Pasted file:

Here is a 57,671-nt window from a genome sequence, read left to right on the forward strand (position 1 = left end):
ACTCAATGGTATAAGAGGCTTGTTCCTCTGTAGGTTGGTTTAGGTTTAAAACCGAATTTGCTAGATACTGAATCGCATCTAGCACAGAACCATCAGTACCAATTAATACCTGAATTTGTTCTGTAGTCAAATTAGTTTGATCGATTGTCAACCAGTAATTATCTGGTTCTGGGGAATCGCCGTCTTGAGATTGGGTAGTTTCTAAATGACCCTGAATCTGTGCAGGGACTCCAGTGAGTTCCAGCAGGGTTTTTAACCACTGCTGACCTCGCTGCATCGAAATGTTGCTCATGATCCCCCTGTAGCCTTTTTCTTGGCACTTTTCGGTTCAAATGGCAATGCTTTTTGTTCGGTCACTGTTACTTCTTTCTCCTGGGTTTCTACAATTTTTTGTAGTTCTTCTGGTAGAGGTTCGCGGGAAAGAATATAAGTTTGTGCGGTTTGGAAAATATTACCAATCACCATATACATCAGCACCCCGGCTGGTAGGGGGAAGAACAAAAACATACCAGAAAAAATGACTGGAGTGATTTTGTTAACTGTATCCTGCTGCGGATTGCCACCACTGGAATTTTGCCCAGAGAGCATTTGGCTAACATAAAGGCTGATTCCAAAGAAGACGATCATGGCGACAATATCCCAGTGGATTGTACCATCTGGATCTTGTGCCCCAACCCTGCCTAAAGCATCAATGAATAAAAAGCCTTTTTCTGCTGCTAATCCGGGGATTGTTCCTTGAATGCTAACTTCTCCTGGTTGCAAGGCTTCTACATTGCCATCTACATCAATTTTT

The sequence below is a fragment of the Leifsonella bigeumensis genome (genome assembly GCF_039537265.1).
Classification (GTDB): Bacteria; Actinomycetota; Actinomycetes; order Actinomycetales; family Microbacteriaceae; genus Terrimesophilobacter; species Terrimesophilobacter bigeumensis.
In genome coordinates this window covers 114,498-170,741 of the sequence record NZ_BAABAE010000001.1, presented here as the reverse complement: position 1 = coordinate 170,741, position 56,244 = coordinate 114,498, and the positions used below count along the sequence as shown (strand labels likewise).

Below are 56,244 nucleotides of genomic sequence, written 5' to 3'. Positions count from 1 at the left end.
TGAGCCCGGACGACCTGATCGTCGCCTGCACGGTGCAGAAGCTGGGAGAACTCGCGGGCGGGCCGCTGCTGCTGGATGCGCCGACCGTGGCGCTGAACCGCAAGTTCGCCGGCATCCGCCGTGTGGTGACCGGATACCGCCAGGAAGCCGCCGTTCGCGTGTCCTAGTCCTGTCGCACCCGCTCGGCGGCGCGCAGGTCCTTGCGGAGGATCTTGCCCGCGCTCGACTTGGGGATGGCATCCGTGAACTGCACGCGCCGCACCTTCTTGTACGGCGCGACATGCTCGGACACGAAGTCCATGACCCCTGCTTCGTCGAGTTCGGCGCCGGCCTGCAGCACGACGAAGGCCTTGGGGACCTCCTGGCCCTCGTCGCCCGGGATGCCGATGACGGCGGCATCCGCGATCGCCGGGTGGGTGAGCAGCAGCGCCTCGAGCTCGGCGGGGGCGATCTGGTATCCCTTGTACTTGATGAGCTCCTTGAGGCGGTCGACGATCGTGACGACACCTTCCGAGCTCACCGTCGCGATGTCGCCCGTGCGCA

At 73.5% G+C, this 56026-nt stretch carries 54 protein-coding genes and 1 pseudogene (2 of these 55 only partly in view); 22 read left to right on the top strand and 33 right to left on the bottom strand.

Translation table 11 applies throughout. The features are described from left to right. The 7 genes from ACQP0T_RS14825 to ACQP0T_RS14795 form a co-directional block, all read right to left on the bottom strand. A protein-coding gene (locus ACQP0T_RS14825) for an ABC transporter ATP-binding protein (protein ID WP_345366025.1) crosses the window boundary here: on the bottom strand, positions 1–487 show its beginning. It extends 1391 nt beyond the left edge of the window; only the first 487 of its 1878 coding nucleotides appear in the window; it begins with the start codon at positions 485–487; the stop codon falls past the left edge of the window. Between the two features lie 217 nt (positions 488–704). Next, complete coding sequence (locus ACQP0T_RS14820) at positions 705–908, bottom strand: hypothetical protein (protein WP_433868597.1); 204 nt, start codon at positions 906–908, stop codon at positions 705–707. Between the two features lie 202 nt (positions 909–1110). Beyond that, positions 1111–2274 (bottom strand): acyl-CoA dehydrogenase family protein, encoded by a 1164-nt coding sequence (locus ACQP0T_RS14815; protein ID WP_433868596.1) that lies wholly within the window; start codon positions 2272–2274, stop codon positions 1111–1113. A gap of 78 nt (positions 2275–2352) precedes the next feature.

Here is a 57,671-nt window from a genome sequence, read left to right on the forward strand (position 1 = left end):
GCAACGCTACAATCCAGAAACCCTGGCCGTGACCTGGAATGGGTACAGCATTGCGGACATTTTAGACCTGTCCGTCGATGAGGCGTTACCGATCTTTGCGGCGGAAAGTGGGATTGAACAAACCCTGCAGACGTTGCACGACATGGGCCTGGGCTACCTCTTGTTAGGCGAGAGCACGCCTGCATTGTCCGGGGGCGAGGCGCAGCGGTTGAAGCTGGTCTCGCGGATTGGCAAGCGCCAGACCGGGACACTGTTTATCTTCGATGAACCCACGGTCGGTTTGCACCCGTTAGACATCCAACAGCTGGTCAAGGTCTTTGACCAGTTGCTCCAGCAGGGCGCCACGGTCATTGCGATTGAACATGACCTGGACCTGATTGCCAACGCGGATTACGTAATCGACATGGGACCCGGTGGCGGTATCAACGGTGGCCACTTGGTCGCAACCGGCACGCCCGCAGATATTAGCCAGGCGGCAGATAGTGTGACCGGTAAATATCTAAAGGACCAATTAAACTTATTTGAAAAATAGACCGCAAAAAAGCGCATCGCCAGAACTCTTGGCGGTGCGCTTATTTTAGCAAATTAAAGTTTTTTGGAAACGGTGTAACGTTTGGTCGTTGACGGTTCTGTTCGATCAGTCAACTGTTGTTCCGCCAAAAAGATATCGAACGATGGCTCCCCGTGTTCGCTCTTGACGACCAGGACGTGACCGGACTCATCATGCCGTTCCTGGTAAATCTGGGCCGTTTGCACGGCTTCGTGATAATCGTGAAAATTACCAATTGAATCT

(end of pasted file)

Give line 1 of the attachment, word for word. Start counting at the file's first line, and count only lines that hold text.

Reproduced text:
Here is a 57,671-nt window from a genome sequence, read left to right on the forward strand (position 1 = left end):